In a recent interview with CNBC, Hong Kong's Financial Secretary, Paul Chan, pre-emptively warned of potential volatility in 2024 brought on by various external challenges. Among the factors he pointed out that could contribute to this instability are higher interest rates, geopolitical tensions, and the impending U.S. elections.
Post-Covid Economic Recovery
Despite experiencing a less than stellar post-Covid economic recovery, much like mainland China, Chan remains positive regarding China's economic future. He anticipates a steady growth trajectory as the nation's focus shifts towards high-quality development. This optimism is backed by China's 2023 growth target set at around 5% and the International Monetary Fund's (IMF) projection of 5.4% growth for China in 2023. However, the IMF anticipates a slowdown to 4.6% in 2024, citing weaknesses in the property market as the primary reason.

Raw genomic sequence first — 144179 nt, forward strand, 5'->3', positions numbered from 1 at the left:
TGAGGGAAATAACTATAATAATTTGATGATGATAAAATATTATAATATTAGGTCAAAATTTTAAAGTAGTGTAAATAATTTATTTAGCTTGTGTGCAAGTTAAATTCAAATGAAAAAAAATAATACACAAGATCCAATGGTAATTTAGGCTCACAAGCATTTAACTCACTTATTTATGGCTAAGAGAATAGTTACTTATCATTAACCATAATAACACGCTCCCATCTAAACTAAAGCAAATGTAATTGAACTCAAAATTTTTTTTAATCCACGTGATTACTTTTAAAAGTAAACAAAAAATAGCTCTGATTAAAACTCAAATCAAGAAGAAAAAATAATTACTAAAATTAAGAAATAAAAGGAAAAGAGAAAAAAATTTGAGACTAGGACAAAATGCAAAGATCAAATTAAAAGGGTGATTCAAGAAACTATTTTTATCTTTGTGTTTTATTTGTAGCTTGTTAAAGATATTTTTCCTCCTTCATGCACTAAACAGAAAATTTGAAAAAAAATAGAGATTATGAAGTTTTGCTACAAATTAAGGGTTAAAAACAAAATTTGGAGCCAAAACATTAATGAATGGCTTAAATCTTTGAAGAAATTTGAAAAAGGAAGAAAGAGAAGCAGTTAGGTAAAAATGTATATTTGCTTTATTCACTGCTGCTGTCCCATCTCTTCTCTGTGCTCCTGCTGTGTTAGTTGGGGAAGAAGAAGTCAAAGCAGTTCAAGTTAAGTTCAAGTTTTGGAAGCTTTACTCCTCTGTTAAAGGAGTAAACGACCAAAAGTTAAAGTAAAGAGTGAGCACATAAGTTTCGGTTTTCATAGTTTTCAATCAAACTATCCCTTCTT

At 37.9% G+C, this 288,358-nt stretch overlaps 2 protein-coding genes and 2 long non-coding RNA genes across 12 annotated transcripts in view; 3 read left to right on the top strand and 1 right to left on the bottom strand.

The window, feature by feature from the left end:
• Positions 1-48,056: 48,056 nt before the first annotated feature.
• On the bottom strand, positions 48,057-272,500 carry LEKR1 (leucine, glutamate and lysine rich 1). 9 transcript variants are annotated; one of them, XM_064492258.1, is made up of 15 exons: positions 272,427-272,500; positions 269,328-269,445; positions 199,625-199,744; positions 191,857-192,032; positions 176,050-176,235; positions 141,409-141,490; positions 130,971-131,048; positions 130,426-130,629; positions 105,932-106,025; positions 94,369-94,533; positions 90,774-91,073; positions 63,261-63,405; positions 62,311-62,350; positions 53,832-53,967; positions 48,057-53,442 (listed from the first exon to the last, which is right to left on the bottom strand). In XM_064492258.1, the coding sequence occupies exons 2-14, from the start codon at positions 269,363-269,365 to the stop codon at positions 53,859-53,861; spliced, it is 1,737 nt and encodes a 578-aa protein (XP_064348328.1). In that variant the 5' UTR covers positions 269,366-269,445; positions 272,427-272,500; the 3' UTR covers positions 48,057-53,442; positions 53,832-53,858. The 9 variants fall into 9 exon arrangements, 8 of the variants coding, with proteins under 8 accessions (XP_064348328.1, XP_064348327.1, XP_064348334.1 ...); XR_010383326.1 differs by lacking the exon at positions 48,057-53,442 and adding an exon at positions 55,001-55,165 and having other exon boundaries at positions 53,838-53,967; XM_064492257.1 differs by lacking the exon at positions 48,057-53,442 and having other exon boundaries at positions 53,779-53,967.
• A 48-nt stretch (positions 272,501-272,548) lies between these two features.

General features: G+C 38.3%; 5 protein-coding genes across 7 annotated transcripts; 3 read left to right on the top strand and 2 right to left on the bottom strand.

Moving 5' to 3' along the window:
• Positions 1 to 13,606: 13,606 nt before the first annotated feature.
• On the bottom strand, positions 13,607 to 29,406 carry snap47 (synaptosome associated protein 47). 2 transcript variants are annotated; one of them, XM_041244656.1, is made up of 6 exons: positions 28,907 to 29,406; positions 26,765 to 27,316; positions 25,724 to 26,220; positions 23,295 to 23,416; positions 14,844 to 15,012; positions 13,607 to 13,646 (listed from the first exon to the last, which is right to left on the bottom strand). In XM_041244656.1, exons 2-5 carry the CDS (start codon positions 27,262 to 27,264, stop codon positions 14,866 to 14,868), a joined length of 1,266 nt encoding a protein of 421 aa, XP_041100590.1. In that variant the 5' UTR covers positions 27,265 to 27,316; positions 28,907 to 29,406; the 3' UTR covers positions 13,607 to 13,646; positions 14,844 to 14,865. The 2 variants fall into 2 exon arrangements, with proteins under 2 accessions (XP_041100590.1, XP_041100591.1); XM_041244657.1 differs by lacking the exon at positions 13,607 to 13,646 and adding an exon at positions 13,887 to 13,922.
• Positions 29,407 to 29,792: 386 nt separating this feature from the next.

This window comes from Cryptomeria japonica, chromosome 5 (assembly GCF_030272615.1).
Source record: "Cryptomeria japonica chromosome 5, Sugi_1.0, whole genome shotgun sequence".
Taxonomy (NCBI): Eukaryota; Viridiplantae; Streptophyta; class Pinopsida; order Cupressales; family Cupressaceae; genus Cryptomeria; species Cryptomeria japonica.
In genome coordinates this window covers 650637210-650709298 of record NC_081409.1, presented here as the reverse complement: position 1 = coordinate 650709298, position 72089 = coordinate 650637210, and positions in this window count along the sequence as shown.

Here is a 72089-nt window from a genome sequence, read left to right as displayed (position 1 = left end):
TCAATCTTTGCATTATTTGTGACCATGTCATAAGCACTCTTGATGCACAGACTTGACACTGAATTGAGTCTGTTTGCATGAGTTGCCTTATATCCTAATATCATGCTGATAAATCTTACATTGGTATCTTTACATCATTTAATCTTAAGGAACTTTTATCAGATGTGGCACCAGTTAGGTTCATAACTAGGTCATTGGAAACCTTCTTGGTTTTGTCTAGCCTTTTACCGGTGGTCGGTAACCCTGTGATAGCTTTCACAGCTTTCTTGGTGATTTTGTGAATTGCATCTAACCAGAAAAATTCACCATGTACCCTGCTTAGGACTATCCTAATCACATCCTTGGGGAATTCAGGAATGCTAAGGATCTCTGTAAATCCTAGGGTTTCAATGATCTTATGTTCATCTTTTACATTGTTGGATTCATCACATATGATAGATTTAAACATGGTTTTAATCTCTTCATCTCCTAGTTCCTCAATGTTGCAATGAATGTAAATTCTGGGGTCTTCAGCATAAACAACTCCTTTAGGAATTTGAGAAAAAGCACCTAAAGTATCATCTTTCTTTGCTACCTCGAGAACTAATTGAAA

Moody's Downgrade: Unfair for Hong Kong?
Despite recent negative outlook downgrades by Moody's for both China and Hong Kong, Chan stands firm in his belief that the downgrade for Hong Kong is unjust. He posited that the city's economy is starting to show signs of significant improvement, drawing attention to the primary growth drivers - services, exports, capital investments, and consumption. The third quarter of 2023 saw a substantial increase in Hong Kong's exports of services and a recorded growth of 4.1%. The IMF foresees Hong Kong achieving a 4.4% real GDP growth.
Relevant Factors for 2024 Volatility
The BlackRock Investment Institute (BII) has echoed Chan's warning, predicting entrenched inflation leading to greater volatility in the coming years. BII suggests that this macro volatility will result in a wide dispersion in returns, presenting challenges for investors. Teneo's geopolitical risk team also highlighted the global shifts and localized hotspots where tensions are most likely to escalate in 2024. Such shifts and tensions can indeed have profound impacts on global security and, consequently, economic stability. Lastly, the Bank of Canada's decision to maintain its overnight lending rate at five percent could also impact the bond market, further influencing the potential volatility in 2024.